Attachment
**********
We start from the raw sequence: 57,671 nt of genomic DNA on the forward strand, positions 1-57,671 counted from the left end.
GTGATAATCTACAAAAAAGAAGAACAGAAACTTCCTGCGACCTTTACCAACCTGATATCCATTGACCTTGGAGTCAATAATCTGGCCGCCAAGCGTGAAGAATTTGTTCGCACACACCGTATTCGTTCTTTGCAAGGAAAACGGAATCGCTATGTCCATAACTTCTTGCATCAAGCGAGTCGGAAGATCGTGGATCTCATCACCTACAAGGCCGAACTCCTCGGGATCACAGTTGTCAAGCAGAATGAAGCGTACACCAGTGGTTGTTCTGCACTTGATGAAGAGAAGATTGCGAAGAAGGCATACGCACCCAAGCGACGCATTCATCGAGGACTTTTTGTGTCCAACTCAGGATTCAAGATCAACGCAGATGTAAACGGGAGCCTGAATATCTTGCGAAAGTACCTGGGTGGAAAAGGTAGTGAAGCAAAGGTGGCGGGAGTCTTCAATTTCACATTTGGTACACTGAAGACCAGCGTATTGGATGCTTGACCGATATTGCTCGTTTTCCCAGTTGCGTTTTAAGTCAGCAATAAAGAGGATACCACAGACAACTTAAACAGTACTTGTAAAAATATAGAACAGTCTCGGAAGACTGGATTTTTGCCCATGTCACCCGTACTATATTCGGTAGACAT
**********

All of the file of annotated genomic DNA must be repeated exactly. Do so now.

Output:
We start from the raw sequence: 57,671 nt of genomic DNA on the forward strand, positions 1-57,671 counted from the left end.
GTGATAATCTACAAAAAAGAAGAACAGAAACTTCCTGCGACCTTTACCAACCTGATATCCATTGACCTTGGAGTCAATAATCTGGCCGCCAAGCGTGAAGAATTTGTTCGCACACACCGTATTCGTTCTTTGCAAGGAAAACGGAATCGCTATGTCCATAACTTCTTGCATCAAGCGAGTCGGAAGATCGTGGATCTCATCACCTACAAGGCCGAACTCCTCGGGATCACAGTTGTCAAGCAGAATGAAGCGTACACCAGTGGTTGTTCTGCACTTGATGAAGAGAAGATTGCGAAGAAGGCATACGCACCCAAGCGACGCATTCATCGAGGACTTTTTGTGTCCAACTCAGGATTCAAGATCAACGCAGATGTAAACGGGAGCCTGAATATCTTGCGAAAGTACCTGGGTGGAAAAGGTAGTGAAGCAAAGGTGGCGGGAGTCTTCAATTTCACATTTGGTACACTGAAGACCAGCGTATTGGATGCTTGACCGATATTGCTCGTTTTCCCAGTTGCGTTTTAAGTCAGCAATAAAGAGGATACCACAGACAACTTAAACAGTACTTGTAAAAATATAGAACAGTCTCGGAAGACTGGATTTTTGCCCATGTCACCCGTACTATATTCGGTAGACAT